(Love is a pilgrimage, and there is no reward at the end because an old powerful man blocks your entrance)
There is a clear ending I was expecting here, a last minute touching redemption moment when he would dive out of the helicopter thus making space for Sushant. Admitting he was wrong to be against Muslims, admitting he was wrong to be against their love, a metaphorical sacrifice of stupid old patriarchal prejudiced India for a better version of young India. And then, it doesn’t happen. At the end of the film, Sara is broken and sad, Sushant is dead, Sara’s mother is dead, Sara’s sister is dead, maybe Sara’s horrible husband is dead (we are cheated out of his death scene, I am guessing another cut because they thought it would make us sad to watch the abusive murder die), but by golly her father is still alive and chugging along unchanged!!!!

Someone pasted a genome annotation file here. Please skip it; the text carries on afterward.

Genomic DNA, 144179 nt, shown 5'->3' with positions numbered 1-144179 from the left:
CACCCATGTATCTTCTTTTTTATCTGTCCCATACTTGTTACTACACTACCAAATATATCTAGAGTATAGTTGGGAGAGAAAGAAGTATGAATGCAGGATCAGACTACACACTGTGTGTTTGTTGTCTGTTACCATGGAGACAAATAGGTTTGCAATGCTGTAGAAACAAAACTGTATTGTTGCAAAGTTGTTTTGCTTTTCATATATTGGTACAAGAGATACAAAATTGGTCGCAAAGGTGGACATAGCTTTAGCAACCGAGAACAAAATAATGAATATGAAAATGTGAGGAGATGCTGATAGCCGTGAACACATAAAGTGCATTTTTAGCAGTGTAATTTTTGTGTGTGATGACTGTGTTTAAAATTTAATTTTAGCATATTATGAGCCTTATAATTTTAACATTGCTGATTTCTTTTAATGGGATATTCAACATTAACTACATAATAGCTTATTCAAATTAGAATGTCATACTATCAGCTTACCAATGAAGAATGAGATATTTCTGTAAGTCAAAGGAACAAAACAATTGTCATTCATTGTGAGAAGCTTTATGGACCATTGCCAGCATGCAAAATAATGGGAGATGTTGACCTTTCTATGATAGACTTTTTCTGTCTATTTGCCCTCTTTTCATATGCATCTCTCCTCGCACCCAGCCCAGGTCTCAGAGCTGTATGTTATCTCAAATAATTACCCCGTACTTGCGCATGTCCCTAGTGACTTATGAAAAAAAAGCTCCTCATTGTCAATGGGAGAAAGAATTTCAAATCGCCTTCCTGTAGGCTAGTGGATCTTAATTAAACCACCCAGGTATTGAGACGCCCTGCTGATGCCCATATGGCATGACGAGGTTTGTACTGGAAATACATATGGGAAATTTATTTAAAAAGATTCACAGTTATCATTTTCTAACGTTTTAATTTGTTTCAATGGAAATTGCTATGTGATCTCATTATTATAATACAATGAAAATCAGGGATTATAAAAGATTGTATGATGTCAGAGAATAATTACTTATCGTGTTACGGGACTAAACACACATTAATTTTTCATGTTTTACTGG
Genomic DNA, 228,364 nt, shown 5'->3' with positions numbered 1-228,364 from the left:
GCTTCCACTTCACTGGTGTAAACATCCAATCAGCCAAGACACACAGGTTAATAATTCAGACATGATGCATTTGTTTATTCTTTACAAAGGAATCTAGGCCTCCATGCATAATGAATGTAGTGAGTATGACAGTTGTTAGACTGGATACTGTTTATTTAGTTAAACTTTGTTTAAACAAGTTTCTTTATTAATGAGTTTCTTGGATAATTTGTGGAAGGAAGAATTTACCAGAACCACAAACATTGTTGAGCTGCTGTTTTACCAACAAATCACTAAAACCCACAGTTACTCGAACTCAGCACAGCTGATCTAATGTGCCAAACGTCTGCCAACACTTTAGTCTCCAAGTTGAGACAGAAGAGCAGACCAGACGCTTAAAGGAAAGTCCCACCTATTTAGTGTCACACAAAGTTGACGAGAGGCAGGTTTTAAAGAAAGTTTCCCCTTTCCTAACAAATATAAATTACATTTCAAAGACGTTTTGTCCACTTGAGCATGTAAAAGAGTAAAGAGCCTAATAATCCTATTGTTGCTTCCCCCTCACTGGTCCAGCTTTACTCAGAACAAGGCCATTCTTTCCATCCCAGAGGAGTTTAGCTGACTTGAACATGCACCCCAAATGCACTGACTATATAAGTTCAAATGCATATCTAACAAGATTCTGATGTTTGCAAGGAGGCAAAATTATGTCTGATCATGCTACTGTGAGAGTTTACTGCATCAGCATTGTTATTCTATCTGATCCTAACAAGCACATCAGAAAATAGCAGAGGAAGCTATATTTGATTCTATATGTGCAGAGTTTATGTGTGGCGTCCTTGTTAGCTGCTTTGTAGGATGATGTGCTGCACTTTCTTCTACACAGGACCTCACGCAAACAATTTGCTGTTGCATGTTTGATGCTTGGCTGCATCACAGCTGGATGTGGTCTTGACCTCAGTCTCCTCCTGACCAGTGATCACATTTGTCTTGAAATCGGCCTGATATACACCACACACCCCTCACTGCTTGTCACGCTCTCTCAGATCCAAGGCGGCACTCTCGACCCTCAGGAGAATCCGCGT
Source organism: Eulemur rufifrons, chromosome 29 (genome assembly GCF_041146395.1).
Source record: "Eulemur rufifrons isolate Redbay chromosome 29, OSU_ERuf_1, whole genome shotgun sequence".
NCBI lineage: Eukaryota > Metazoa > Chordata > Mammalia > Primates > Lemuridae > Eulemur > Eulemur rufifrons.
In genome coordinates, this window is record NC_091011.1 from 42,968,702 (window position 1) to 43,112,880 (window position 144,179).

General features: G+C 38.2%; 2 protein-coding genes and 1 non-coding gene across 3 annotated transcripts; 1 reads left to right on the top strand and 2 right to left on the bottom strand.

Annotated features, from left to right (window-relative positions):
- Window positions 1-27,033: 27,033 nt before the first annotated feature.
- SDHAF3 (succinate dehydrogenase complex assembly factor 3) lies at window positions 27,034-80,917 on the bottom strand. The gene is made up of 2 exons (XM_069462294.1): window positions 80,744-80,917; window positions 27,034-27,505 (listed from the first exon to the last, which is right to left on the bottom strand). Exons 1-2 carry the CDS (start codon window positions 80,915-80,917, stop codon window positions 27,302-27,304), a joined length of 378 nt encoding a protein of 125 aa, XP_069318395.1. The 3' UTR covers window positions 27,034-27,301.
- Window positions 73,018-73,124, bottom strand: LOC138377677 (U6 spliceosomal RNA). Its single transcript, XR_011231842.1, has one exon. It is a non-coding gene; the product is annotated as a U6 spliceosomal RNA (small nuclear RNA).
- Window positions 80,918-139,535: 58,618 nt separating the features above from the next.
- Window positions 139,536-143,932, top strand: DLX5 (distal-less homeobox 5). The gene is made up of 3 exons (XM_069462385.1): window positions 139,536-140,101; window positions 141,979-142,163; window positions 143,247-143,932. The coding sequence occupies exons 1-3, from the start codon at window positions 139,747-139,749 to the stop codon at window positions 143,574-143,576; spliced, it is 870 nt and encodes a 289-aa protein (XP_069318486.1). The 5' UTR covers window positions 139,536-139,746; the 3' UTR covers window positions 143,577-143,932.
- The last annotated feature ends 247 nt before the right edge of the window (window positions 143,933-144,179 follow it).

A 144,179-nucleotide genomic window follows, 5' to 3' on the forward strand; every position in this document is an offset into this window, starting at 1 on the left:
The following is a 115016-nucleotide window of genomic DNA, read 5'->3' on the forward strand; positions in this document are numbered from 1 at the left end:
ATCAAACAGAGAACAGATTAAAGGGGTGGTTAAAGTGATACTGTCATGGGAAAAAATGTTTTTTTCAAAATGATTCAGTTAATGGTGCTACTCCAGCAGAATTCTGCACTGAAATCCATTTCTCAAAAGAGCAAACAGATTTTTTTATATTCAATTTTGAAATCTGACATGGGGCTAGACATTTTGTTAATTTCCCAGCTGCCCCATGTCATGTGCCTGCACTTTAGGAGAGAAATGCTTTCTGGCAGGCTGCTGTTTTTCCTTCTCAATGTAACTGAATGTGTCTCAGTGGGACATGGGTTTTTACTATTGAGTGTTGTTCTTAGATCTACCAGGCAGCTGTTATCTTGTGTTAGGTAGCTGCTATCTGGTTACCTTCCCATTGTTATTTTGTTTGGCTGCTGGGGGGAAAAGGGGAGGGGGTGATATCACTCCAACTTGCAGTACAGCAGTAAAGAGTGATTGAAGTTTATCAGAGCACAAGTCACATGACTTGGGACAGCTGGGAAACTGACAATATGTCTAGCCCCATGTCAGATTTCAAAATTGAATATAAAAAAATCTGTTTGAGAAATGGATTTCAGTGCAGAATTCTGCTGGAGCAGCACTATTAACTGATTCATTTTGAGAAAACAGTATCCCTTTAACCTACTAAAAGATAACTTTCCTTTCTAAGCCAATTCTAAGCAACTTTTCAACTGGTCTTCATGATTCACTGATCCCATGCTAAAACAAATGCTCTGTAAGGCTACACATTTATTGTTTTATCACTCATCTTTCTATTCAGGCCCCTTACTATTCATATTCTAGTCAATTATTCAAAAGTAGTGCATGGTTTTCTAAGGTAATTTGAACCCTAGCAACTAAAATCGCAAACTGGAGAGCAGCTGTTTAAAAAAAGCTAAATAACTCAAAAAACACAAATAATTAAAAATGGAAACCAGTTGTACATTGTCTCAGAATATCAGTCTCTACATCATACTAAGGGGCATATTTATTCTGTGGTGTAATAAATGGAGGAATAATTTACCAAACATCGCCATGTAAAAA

(You know who made the right change and died so his daughter could live with the man she loved? The heroine’s Nazi father in Foreign Correspondent. An actual NAZI was more unselfish and understanding than the father in this.)
And retroactively, this ending says that the whole meaning of the film is wrong. What has been going on around the central love story is a discussion of if the future of the valley is to become more profit focused and purely Hindu, or if it will maintain the balance between small local businesses, hardworking porters, and Muslim and Hindu living in harmony.